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The Ripple Effects of a Travel Ban Could Make The Ebola Problem Even Worse

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Calls for an Ebola travel ban have gotten a lot louder. And they are not just coming from the lunatic fringe. Prominent Republican leaders, like House Speaker John Boehner, are now among those proposing to block travel from Guinea, Liberia, and Sierra Leone—the three countries where Ebola has already killed thousands.

Are these calls for closing the borders the product of political opportunism? Xenophobia? In some cases they are. But some of them represent good faith attempts to protect public health, both here and abroad. The editors of the National Review have endorsed a travel ban, for example. In their editorial, they went out of their way to stress the importance of helping the victims of Ebola in West Africa, by making exceptions for aid workers and such. But they’d stop others from going to those countries, and handle returning visitors on a case-by-case basis. 

These are not crazy arguments. But most public health experts remain opposed to such a sweeping travel ban, because they believe the potential downsides are a lot bigger than the potential upsides. These experts make some pretty compelling arguments of their own.

One is that a travel ban would affect the flow of personnel and supplies into the countries where the epidemic continues to spread. Experts, along with non-profits like Doctors Without Borders, say that they’d have a much harder time getting volunteers into the countries if those volunteers knew they could not easily return. Even with an explicit exception for aid workers, they say, the extra burden and uncertainty of having to get special clearance would dampen enthusiasm. Meanwhile, a U.S. travel ban would almost certainly cause other highly developed countries to follow, dramatically reducing the demand for flights and other transportation options to West Africa. Agencies already struggling to get supplies into the area would struggle even more.

Lots of people wonder, couldn’t the U.S. government just arrange other transportation—maybe a modern-day version of the 1948 Berlin airlift? I’ve put that question to a number of officials and experts and the answer I keep hearing is “no.” In the real world, they say, making these arrangements would be difficult and solutions would be inadequate. It’s not as if assistance is this highly organized campaign, with all the necessary aid workers and their supplies lined up at Dover Air Force base, just waiting for C-17s to take them across the Atlantic. The flow of people and wares into West Africa is a constantly changing, unpredictable blob that’s heavily dependent on freely available commercial transportation. Replacing that would take resources and time, the latter of which the region really doesn’t have.

Here’s Lawrence Gostin, director of the O’Neill Institute for National and Global Health Law at Georgetown University:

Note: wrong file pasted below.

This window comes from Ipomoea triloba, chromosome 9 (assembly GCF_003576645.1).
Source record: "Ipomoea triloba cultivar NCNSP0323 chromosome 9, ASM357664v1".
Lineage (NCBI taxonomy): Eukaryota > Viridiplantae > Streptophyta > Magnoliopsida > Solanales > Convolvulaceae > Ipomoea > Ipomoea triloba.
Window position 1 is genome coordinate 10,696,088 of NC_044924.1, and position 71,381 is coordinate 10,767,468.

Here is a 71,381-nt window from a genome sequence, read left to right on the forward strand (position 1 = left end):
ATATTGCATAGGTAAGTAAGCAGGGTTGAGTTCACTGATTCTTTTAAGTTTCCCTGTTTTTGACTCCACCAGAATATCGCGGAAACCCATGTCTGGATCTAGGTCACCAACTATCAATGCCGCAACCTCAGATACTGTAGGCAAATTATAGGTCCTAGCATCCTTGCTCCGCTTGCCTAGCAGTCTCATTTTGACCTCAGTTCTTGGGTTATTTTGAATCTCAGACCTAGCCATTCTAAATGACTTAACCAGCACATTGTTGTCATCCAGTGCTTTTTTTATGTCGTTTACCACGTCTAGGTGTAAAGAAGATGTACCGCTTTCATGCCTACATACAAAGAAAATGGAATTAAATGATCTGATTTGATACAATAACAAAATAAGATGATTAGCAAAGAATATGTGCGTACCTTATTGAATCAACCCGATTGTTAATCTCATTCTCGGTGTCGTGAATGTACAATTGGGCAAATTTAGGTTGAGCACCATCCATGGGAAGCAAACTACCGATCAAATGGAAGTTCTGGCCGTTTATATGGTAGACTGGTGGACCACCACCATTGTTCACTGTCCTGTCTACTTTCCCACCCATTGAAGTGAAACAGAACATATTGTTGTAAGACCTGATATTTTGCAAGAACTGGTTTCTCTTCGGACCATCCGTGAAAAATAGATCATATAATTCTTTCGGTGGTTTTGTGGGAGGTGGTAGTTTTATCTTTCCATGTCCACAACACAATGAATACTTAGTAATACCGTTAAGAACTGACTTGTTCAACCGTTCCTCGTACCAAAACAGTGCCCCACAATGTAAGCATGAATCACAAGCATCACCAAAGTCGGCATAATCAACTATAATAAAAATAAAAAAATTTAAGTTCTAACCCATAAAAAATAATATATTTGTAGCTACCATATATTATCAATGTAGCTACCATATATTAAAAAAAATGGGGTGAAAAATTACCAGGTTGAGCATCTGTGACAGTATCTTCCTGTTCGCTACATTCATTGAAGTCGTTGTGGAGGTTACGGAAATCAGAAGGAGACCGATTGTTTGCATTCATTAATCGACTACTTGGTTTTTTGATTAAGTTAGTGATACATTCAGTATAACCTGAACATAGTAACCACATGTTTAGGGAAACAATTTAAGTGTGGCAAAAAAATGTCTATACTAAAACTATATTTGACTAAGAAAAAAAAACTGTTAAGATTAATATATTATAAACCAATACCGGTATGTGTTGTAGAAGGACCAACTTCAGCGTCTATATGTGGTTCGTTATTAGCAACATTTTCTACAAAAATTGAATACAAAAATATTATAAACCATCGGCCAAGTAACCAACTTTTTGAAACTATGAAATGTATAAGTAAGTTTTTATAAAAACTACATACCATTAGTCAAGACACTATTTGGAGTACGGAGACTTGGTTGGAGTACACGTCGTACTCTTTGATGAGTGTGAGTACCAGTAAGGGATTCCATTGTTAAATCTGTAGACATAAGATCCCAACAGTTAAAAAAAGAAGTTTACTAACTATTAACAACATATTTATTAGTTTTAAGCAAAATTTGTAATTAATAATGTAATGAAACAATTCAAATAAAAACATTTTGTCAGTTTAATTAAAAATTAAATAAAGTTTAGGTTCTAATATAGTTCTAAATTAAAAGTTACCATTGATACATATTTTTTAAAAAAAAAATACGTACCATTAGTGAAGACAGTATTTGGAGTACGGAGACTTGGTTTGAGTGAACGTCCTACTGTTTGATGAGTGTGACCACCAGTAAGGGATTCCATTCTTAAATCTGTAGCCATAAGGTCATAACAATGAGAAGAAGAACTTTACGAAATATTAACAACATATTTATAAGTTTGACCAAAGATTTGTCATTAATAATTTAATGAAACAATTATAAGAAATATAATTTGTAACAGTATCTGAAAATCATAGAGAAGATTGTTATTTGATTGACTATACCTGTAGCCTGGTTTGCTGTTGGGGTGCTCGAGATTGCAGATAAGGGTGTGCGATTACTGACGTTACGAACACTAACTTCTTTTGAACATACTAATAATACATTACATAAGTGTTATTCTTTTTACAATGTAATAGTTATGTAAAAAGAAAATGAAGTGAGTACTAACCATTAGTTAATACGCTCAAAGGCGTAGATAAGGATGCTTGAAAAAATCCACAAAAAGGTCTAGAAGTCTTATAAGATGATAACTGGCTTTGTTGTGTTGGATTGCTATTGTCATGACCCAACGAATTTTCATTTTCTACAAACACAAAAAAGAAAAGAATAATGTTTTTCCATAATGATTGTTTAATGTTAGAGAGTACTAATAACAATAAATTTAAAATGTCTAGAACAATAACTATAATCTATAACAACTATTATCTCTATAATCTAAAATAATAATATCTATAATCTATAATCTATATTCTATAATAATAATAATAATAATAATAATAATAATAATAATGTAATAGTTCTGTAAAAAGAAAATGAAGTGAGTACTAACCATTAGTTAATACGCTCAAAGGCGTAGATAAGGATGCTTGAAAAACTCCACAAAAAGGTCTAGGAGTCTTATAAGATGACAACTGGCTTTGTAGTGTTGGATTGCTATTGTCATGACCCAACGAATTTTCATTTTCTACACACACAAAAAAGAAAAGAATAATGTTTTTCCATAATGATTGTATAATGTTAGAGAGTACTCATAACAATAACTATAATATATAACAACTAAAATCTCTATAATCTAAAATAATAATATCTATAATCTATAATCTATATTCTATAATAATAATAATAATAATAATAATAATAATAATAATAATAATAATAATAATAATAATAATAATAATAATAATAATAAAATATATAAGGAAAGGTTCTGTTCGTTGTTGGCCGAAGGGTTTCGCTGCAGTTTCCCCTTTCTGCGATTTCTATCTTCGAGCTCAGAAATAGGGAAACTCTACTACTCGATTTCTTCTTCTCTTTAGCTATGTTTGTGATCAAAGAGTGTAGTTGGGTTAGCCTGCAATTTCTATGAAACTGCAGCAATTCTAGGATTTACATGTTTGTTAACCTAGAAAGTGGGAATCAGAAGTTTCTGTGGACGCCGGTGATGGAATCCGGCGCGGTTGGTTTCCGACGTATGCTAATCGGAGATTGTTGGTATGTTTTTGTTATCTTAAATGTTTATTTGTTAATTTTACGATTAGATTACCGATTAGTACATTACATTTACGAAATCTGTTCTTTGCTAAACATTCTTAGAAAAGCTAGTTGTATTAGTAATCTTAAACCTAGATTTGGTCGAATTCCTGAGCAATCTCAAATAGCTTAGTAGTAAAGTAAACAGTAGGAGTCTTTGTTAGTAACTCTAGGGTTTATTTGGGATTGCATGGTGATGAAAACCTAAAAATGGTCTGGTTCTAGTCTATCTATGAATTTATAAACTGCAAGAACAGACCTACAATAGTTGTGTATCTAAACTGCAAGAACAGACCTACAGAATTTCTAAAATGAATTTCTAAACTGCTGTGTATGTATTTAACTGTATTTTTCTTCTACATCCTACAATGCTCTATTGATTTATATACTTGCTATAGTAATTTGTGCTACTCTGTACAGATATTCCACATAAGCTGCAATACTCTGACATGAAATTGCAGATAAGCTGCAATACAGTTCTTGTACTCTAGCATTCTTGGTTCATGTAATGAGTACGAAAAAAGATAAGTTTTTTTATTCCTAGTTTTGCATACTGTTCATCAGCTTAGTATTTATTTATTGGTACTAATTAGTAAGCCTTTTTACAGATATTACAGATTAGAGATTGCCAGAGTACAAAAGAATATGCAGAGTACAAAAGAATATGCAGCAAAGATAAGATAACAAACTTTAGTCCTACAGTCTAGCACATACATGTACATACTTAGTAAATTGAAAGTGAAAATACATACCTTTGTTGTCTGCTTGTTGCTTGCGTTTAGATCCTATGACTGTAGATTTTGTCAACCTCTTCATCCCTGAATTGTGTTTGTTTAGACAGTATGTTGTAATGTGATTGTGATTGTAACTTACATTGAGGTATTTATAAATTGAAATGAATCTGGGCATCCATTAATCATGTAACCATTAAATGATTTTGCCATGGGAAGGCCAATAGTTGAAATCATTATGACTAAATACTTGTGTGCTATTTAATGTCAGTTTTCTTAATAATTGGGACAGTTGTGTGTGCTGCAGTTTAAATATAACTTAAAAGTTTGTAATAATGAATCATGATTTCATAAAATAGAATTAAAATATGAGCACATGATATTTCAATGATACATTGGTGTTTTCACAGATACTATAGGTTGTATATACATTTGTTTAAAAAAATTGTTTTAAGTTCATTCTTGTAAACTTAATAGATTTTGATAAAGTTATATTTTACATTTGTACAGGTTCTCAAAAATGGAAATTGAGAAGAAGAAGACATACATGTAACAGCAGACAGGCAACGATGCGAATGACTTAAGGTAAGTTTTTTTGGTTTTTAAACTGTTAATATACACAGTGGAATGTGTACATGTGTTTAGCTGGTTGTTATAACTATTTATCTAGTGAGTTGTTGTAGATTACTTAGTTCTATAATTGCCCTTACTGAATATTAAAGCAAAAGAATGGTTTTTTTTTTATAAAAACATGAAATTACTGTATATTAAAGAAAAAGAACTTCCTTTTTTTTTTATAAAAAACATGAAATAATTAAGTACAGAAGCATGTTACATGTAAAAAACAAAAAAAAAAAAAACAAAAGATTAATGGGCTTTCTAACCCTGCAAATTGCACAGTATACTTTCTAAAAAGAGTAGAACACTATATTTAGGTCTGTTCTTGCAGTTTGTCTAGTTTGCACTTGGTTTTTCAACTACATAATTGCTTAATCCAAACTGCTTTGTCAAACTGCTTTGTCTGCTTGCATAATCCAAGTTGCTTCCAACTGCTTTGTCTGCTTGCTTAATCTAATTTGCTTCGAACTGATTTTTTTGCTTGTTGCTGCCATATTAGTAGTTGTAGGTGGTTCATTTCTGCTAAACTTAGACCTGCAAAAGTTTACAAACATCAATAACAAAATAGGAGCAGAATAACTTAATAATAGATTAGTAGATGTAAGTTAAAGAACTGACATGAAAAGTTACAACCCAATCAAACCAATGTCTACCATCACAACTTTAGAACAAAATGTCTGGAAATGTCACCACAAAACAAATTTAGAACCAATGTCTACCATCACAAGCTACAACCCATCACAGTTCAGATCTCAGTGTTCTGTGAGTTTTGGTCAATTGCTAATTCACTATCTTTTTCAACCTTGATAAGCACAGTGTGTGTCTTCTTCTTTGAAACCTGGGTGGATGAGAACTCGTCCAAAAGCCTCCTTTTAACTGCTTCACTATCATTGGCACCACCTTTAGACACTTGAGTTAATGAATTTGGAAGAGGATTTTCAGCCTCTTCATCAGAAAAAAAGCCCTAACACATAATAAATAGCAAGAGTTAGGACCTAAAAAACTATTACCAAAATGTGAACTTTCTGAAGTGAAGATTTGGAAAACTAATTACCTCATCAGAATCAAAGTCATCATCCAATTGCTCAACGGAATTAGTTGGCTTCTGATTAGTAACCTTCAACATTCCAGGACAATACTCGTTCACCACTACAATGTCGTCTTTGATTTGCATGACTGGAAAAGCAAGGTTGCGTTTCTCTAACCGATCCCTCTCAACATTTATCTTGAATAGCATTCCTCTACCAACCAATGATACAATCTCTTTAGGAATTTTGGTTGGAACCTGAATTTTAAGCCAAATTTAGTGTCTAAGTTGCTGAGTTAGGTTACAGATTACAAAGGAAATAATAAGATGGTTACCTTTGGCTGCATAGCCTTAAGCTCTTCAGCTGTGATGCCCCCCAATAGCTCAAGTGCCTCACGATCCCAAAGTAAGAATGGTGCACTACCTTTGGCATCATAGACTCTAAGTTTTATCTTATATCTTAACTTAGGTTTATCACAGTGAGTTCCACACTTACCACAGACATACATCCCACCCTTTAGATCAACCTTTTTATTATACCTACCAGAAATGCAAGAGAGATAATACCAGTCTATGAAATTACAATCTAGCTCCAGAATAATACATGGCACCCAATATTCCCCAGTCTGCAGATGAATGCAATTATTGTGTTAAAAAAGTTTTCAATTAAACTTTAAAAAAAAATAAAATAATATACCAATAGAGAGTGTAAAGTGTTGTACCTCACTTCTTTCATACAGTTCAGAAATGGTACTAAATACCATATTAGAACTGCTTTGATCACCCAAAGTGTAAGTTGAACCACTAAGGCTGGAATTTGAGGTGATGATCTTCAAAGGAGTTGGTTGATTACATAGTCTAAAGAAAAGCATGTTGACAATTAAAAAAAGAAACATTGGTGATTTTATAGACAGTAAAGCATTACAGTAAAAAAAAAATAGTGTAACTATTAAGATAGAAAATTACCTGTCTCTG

It isn’t remotely realistic that we could charter flights that were cost effective and would coordinate with all the relief efforts that are ongoing and will ramp up. And advocates for a ban are assuming it would only be the US and US aid workers. But the US launching a travel ban would cascade around the world virtually sealing a whole region off. Not only would aid workers be impeded but also essential medicines, food, and humanitarian supplies. Ultimately it would cripple those countries. 

A travel ban would also hurt the region economically. And while it might seem frivolous to worry about dollars (or other currencies) when it comes to matters of life and death, the issues are inextricably linked. The more the people of these countries face deprivation, whether its lack of jobs or lack of food, the more they will push to leave. It’s not at all far-fetched to imagine huge refugee flows out of these countries—the kind that even tight border controls couldn't fully stop. That would increase the chances that Ebola ends up in other African nations, including those with large urban centers and strong ties to global networks. Think of Ebola taking hold in the slums of Lagos or Nairobi, and how quickly it would jump from there to the rest of the continent and then beyond. It’s just one more example of how a travel ban, quite apart from its devastating effect on the region, could actually result in more cases eventually showing up on American shores.

“I just became persuaded after studying it ... that you’ll end up burning up a lot of resources and still get overtaken by the biological spread.” — Michael Leavitt, HHS Secretary under President Bush

Such an expansion of the epidemic would probably make the calls for a travel ban even louder. But the list of affected countries would grow quickly, and include international travel hubs throughout Asia and Europe. The ensuing complications are one reason that the Bush Administration, which did extensive research on travel restrictions during the avian flu outbreak, decided against a ban. Michael Leavitt, who as Secretary of Health and Human Services in the Bush Administration led the research effort, walked me through some of the logic.